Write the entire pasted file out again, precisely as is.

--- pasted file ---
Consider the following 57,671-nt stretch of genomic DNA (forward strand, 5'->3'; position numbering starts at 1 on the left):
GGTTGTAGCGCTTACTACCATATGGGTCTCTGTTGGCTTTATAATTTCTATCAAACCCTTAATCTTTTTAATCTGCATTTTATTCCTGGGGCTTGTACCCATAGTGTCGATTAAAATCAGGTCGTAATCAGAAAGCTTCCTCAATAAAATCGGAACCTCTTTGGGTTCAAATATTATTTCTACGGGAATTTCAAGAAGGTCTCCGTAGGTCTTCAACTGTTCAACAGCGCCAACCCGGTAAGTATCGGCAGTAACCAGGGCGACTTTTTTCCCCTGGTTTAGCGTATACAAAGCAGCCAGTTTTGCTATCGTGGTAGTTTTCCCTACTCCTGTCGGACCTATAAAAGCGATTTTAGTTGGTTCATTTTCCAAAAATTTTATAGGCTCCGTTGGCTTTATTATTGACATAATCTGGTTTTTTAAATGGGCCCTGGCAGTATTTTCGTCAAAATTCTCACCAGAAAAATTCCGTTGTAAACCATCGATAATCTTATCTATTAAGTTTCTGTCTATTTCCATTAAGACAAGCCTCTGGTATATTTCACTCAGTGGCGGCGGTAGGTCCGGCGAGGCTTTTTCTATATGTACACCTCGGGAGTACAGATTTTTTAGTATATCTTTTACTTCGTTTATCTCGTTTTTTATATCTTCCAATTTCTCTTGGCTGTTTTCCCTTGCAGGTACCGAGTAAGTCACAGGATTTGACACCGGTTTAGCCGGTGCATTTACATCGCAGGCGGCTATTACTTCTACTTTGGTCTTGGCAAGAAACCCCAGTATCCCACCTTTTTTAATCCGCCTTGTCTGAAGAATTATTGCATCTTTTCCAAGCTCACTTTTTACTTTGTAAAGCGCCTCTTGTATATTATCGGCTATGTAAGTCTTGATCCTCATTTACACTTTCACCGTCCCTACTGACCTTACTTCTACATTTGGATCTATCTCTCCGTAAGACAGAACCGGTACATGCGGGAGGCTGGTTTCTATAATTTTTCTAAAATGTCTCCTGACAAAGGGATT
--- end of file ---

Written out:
Consider the following 57,671-nt stretch of genomic DNA (forward strand, 5'->3'; position numbering starts at 1 on the left):
GGTTGTAGCGCTTACTACCATATGGGTCTCTGTTGGCTTTATAATTTCTATCAAACCCTTAATCTTTTTAATCTGCATTTTATTCCTGGGGCTTGTACCCATAGTGTCGATTAAAATCAGGTCGTAATCAGAAAGCTTCCTCAATAAAATCGGAACCTCTTTGGGTTCAAATATTATTTCTACGGGAATTTCAAGAAGGTCTCCGTAGGTCTTCAACTGTTCAACAGCGCCAACCCGGTAAGTATCGGCAGTAACCAGGGCGACTTTTTTCCCCTGGTTTAGCGTATACAAAGCAGCCAGTTTTGCTATCGTGGTAGTTTTCCCTACTCCTGTCGGACCTATAAAAGCGATTTTAGTTGGTTCATTTTCCAAAAATTTTATAGGCTCCGTTGGCTTTATTATTGACATAATCTGGTTTTTTAAATGGGCCCTGGCAGTATTTTCGTCAAAATTCTCACCAGAAAAATTCCGTTGTAAACCATCGATAATCTTATCTATTAAGTTTCTGTCTATTTCCATTAAGACAAGCCTCTGGTATATTTCACTCAGTGGCGGCGGTAGGTCCGGCGAGGCTTTTTCTATATGTACACCTCGGGAGTACAGATTTTTTAGTATATCTTTTACTTCGTTTATCTCGTTTTTTATATCTTCCAATTTCTCTTGGCTGTTTTCCCTTGCAGGTACCGAGTAAGTCACAGGATTTGACACCGGTTTAGCCGGTGCATTTACATCGCAGGCGGCTATTACTTCTACTTTGGTCTTGGCAAGAAACCCCAGTATCCCACCTTTTTTAATCCGCCTTGTCTGAAGAATTATTGCATCTTTTCCAAGCTCACTTTTTACTTTGTAAAGCGCCTCTTGTATATTATCGGCTATGTAAGTCTTGATCCTCATTTACACTTTCACCGTCCCTACTGACCTTACTTCTACATTTGGATCTATCTCTCCGTAAGACAGAACCGGTACATGCGGGAGGCTGGTTTCTATAATTTTTCTAAAATGTCTCCTGACAAAGGGATT